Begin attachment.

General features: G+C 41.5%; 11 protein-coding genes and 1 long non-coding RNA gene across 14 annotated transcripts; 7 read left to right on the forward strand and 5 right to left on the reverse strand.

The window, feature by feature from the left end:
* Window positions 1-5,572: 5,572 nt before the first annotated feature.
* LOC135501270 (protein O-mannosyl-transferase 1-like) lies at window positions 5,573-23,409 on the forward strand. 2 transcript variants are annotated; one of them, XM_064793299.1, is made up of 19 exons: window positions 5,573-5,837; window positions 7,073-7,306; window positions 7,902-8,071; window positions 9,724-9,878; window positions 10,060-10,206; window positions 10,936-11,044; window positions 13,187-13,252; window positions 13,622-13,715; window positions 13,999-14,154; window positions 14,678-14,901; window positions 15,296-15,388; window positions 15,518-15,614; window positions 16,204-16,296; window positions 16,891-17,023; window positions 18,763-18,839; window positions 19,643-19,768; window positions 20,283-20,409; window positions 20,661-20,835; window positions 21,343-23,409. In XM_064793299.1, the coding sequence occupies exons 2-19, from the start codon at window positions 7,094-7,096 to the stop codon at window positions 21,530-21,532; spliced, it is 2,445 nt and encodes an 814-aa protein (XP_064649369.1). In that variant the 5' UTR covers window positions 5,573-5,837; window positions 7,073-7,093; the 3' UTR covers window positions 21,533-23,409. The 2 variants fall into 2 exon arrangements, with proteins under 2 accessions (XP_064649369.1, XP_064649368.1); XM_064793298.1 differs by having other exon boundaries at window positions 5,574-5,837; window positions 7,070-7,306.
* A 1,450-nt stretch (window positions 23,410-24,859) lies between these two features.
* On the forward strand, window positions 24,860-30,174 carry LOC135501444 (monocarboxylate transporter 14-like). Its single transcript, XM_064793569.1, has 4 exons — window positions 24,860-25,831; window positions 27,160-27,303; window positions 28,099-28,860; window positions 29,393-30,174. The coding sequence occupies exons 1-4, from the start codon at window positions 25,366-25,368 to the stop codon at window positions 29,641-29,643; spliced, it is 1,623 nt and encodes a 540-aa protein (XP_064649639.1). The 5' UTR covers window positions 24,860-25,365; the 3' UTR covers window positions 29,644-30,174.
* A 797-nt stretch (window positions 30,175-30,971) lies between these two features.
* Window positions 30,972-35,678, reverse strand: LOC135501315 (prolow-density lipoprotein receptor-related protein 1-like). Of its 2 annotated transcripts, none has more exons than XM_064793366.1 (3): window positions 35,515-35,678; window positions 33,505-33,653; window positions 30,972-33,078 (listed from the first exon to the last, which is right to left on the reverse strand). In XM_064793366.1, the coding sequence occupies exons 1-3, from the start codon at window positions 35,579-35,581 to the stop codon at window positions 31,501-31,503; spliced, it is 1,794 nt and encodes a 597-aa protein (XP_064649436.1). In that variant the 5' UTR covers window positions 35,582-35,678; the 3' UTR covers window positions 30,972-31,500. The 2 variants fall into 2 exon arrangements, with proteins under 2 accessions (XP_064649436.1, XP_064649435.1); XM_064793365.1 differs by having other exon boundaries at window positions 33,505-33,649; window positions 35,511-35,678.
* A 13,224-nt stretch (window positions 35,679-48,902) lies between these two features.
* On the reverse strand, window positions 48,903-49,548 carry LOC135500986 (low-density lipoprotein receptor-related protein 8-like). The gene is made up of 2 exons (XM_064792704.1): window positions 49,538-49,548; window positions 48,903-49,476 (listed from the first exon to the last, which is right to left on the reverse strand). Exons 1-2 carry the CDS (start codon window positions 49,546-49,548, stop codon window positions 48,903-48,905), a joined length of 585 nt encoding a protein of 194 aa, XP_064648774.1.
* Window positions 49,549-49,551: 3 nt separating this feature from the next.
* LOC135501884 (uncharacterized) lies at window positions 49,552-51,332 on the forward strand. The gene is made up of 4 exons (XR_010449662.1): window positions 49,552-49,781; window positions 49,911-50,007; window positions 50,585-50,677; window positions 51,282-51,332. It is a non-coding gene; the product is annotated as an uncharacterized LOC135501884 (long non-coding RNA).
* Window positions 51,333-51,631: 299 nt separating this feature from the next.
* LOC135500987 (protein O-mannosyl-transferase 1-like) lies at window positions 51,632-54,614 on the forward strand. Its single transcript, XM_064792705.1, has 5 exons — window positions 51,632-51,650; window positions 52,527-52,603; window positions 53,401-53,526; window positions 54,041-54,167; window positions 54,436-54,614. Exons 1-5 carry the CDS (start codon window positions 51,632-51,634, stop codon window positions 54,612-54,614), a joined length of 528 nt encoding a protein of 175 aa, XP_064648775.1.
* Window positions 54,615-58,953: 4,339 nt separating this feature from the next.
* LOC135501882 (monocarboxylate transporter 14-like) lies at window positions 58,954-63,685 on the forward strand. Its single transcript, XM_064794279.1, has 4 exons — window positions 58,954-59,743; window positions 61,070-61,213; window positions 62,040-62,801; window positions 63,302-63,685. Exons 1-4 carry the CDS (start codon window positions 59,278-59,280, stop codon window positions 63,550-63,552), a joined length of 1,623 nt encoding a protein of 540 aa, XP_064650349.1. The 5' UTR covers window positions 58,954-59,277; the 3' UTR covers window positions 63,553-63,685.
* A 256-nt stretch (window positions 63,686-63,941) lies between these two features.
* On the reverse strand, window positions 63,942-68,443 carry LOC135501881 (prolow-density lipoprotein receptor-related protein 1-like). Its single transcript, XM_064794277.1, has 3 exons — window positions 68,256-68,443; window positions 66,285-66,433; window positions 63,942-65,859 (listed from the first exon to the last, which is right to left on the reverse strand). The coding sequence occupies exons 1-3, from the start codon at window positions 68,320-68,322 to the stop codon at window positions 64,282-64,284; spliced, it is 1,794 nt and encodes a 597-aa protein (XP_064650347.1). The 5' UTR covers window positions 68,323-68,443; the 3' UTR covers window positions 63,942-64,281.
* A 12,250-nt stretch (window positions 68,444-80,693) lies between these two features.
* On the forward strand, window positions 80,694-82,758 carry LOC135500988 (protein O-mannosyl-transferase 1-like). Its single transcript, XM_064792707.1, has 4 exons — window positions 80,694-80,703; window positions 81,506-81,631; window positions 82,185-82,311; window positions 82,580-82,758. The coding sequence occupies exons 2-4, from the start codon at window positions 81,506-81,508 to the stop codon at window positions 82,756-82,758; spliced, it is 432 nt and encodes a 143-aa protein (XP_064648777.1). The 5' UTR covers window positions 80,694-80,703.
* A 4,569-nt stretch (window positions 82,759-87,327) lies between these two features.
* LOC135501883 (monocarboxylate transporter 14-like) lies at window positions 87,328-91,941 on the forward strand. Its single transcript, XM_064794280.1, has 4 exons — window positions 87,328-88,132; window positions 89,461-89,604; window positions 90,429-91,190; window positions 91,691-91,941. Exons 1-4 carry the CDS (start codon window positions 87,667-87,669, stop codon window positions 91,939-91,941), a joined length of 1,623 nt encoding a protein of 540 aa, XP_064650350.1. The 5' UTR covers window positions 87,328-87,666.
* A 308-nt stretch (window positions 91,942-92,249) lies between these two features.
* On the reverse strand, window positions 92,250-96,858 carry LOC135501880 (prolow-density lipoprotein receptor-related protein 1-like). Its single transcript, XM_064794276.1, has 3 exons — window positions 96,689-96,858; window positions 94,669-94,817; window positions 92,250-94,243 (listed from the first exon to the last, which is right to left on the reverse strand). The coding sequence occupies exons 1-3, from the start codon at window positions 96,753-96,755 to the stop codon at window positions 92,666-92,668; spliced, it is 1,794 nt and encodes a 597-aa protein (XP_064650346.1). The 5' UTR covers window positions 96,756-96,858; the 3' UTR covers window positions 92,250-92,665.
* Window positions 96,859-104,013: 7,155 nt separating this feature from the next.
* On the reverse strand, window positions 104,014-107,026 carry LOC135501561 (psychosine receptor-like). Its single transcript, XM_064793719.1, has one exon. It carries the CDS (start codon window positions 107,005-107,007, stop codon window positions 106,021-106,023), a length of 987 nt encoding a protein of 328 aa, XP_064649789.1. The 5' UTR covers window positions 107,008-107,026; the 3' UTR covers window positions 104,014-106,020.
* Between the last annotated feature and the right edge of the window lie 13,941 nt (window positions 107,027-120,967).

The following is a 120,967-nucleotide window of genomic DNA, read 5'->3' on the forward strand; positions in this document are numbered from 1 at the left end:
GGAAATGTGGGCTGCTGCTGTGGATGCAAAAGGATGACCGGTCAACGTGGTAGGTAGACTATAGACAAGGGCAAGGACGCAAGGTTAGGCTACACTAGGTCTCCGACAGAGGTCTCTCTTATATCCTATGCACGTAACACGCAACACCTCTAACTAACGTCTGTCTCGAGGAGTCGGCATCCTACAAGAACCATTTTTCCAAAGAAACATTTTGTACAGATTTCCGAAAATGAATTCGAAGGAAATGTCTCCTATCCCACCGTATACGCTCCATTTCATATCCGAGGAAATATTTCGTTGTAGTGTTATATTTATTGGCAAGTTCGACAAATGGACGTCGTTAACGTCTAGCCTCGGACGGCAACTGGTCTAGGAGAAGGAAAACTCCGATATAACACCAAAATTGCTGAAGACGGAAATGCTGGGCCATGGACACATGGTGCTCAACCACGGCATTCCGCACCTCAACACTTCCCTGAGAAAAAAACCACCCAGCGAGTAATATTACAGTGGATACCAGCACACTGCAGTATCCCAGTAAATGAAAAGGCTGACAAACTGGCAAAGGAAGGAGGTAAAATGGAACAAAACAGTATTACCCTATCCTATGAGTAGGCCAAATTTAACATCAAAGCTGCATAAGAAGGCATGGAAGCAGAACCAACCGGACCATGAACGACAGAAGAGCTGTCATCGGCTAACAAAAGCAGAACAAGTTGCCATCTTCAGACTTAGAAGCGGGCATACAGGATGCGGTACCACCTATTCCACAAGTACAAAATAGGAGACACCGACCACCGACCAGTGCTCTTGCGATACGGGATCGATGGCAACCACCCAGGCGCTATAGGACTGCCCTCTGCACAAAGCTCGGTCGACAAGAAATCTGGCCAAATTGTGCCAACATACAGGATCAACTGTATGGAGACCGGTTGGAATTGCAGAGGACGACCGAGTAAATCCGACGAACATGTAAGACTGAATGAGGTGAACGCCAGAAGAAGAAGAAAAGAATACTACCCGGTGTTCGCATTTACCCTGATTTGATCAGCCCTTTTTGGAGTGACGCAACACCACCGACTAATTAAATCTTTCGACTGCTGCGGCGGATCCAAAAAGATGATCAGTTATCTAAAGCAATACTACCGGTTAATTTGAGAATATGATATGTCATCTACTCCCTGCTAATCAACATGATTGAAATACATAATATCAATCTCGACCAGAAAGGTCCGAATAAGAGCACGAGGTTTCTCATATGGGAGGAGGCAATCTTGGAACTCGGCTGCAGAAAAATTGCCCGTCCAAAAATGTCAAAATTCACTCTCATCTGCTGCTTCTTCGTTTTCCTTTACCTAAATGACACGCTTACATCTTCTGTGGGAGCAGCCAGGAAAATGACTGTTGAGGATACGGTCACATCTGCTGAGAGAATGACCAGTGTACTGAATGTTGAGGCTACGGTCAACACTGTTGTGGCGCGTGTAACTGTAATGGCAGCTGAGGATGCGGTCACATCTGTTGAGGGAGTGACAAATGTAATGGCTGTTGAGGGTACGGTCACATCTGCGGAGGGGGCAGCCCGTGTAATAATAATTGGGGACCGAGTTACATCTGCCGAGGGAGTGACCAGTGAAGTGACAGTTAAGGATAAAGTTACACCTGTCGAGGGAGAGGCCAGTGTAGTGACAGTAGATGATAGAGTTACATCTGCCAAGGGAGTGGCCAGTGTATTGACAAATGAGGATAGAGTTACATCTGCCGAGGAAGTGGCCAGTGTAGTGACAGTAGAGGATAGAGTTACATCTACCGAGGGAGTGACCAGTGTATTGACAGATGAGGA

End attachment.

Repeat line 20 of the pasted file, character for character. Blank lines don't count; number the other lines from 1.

* On the forward strand, window positions 80,694-82,758 carry LOC135500988 (protein O-mannosyl-transferase 1-like). Its single transcript, XM_064792707.1, has 4 exons — window positions 80,694-80,703; window positions 81,506-81,631; window positions 82,185-82,311; window positions 82,580-82,758. The coding sequence occupies exons 2-4, from the start codon at window positions 81,506-81,508 to the stop codon at window positions 82,756-82,758; spliced, it is 432 nt and encodes a 143-aa protein (XP_064648777.1). The 5' UTR covers window positions 80,694-80,703.